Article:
CT scans and MRIs mentioned together, but they are two different types of studies.
We often hear CT scans and MRIs mentioned together, but theyare two different types of tests (or studies) that are used for diagnosis ofvarious parts of our body.
In fact, a radiologic technologist licensed to perform CT scans is not necessarily trained to perform MRIs—and vice versa. Each requires its own certification to perform. Lumina has techs trained in both imaging techniques.
We often hear CT scans and MRIs mentioned together, but they are two different types of tests (or studies) that are used for diagnosis of various parts of our body. In fact, a radiologic technologist licensed to perform CT scans is not necessarily trained to perform MRIs—and vice versa. Each requires its own certification to perform. Lumina has techs trained in both imaging techniques.
The biggest difference between a CT scan and an MRI is the use of radiation and a magnetic field.
- A CT scan uses radiation via computed tomography.
- Instead of radiation, an MRI uses a powerful magnet (magnetic resonance imaging).
What to know about CT scans
A CT scan uses radiation to take images of sections of the body. While the idea of radiation may be concerning, your chances of getting cancer from a CT scan are actually very low. The benefits of a CT scan ordered by your physician are almost always far more than any risks.
A highly sophisticated and computerized rotating gantry (that’s the moveable framework on the equipment) is used to take cross-sectional images of the body part. The actual scan time is usually less than a minute, while it may take several minutes to properly position the patient, enter data and plan the scanning.
A physician may order a CT scan when looking for or assessing the following:
- Stroke and intracranial bleed in cases of trauma and severe headache
- Spine fractures
- Better sensitivity for extremity and pelvic fractures than routine X-rays
- Lung problems such as cancer, trauma, pneumonia, nodules (lump), interstitial diseases (progressive scarring of lung tissue)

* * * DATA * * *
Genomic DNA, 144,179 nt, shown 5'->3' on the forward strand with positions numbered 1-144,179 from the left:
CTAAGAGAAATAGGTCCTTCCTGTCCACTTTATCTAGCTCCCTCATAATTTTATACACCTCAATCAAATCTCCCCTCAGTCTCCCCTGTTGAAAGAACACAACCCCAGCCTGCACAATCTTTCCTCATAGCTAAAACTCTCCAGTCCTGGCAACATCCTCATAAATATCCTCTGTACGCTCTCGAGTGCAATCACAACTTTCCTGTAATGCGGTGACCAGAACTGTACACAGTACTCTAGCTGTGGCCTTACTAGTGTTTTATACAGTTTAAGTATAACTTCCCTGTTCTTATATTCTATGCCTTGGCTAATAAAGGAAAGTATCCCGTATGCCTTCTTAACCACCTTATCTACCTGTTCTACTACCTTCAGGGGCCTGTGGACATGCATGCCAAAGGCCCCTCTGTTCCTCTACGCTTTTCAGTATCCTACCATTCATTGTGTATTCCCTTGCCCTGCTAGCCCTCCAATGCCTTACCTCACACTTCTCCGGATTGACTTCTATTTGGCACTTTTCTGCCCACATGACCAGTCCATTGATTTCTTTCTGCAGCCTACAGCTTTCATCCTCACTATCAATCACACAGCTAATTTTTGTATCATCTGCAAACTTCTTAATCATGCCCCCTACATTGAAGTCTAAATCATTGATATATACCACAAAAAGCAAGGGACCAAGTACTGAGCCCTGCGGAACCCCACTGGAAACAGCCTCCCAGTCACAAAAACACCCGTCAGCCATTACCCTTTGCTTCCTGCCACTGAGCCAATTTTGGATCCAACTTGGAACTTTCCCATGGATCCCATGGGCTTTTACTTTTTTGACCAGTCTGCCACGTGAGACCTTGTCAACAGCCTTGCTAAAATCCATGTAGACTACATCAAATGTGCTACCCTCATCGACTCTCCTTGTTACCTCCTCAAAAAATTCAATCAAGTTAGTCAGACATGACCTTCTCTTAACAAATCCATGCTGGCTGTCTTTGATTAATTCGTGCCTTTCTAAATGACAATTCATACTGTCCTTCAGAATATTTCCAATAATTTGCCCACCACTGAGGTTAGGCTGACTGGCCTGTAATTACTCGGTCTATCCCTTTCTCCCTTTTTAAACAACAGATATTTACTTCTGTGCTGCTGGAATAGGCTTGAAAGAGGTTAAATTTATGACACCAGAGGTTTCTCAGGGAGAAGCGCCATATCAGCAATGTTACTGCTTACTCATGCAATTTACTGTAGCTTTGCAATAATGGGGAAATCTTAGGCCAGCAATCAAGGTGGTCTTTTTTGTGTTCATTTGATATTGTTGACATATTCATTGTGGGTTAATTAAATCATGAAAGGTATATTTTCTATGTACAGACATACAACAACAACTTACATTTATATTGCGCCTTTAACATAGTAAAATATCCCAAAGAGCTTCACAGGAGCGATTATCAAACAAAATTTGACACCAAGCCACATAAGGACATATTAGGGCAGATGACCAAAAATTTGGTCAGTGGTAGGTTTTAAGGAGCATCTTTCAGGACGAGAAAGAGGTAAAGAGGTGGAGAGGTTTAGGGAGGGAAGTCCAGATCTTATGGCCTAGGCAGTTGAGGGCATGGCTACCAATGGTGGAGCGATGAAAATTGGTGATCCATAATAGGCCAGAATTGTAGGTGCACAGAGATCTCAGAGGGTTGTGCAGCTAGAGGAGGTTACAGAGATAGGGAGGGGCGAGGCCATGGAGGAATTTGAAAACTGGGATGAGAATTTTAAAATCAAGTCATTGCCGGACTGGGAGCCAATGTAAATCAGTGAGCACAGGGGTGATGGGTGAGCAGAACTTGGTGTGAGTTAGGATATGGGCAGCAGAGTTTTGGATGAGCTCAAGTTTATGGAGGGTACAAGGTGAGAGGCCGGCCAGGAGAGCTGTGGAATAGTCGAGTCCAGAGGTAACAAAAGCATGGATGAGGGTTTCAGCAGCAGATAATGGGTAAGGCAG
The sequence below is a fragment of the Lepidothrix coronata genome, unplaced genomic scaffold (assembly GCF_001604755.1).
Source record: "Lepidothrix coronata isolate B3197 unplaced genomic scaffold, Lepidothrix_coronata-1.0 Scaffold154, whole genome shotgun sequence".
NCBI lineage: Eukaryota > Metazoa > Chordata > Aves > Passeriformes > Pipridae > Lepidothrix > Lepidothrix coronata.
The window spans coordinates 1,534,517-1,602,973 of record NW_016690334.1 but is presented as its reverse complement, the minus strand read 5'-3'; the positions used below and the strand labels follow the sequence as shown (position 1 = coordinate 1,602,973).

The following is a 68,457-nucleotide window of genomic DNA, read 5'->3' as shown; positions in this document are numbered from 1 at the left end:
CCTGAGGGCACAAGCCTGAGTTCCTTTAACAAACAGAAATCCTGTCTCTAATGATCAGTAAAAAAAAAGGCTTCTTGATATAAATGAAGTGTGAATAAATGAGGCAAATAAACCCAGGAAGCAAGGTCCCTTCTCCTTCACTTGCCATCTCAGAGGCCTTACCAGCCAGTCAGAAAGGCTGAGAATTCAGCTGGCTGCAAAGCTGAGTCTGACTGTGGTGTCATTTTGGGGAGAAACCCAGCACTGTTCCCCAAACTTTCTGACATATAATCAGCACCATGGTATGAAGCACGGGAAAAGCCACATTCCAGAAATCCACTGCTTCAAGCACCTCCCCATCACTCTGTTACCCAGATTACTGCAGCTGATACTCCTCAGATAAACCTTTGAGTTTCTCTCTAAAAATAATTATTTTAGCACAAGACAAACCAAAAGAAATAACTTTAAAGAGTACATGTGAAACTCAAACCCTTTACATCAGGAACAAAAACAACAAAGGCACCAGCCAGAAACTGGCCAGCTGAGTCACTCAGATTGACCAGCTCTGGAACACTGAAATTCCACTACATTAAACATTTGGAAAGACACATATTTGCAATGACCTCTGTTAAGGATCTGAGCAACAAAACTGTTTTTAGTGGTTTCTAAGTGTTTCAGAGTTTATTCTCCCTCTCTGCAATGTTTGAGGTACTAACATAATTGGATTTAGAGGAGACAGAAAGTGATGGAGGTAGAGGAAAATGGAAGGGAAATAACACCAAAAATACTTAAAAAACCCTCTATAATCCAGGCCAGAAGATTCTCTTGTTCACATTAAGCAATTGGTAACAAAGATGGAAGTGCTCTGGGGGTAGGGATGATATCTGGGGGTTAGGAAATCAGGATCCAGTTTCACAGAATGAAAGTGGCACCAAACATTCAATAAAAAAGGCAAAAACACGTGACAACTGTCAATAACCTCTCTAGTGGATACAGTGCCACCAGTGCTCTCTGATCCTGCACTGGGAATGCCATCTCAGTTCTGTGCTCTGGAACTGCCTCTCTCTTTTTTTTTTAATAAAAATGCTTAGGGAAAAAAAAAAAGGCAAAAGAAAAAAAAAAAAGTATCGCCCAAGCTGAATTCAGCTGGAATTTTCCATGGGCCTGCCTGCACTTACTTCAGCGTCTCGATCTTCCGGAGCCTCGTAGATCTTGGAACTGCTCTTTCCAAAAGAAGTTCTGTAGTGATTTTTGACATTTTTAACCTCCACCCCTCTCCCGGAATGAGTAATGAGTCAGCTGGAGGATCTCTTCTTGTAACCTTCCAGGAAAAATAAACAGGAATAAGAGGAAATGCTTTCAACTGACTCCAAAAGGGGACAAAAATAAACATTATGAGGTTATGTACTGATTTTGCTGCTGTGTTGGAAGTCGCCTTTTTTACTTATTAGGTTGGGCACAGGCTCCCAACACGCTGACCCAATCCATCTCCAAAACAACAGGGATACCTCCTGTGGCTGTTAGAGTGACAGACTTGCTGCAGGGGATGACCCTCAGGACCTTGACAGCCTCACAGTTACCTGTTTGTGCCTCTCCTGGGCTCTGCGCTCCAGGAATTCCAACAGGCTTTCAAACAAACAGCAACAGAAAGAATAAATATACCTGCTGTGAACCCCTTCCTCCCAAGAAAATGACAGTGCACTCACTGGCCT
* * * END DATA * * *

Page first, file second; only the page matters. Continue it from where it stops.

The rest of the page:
- Blood or lymph vessels
- Coronary artery calcium screening
- Abdominal and pelvic pain or trauma, detection of cancers and various other pathologies
- Many other indications
What to know about MRIs
Magnetic resonance imaging, or MRI, is a medical imaging technique that uses a powerful magnetic field and highly complex computer system to create high-contrast resolution images of any part of your body.
MRI machines are large, tube-shaped machines. They are somewhat noisy, so patients wear earplugs or headphones to reduce noise exposure. At Lumina, we play music to help patients relax and feel more comfortable during their MRI. Additionally, the MRI machines at Lumina are the widest available on the market providing the best experience for those who may not like small spaces. In some cases we can even perform your study feet-first to alleviate any additional stress.
An MRI is more time-intensive than a CT scan. It takes about 20-30 minutes and requires the patient to lie completely still during that time. Patients must undergo a screening questionnaire with the technologist to rule out contraindications, which are medical reasons an MRI cannot be performed. Metallic foreign bodies in the eye, certain medical devices and some other conditions prevent patients from getting MRIs.
A physician may order an MRI scan when looking for or assessing the following:
- Neurological disorders like epilepsy, multiple sclerosis (MS), stroke, brain tumors, aneurysms, etc.
- Pain in the neck and back to evaluate for disc herniations, facet problems (arthritis-like condition) and neural compression (squeezed or compacted nerves)
- Detailed evaluation of the liver, pancreas, kidneys and many other organs for pathologies such as cancer
- Chronic pain in the knee, shoulder, ankle, hips etc. or to look for ligament injuries in acute trauma
- Any other indications as evaluated by your medical provider
Lumina Partners with Physicians on Your Care
Some conditions can be evaluated by either CT or MRI, however, typically one method of treatment is superior to the other. They have their own strengths and limitations. Usually one or the other will be chosen, but sometimes, both a CT scan and MRI are required.
Your physician is in the best position to decide which imaging technique is appropriate to guide the management of your healthcare problem. And the technologists and radiologists at Lumina will coordinate with your physician to guide the imaging method and protocol to ensure you receive the right imaging study for your needs.
Whichever test you need, Lumina can help! We provide a comfortable experience for patients and quick results for providers, so you can get a diagnosis and treatment underway.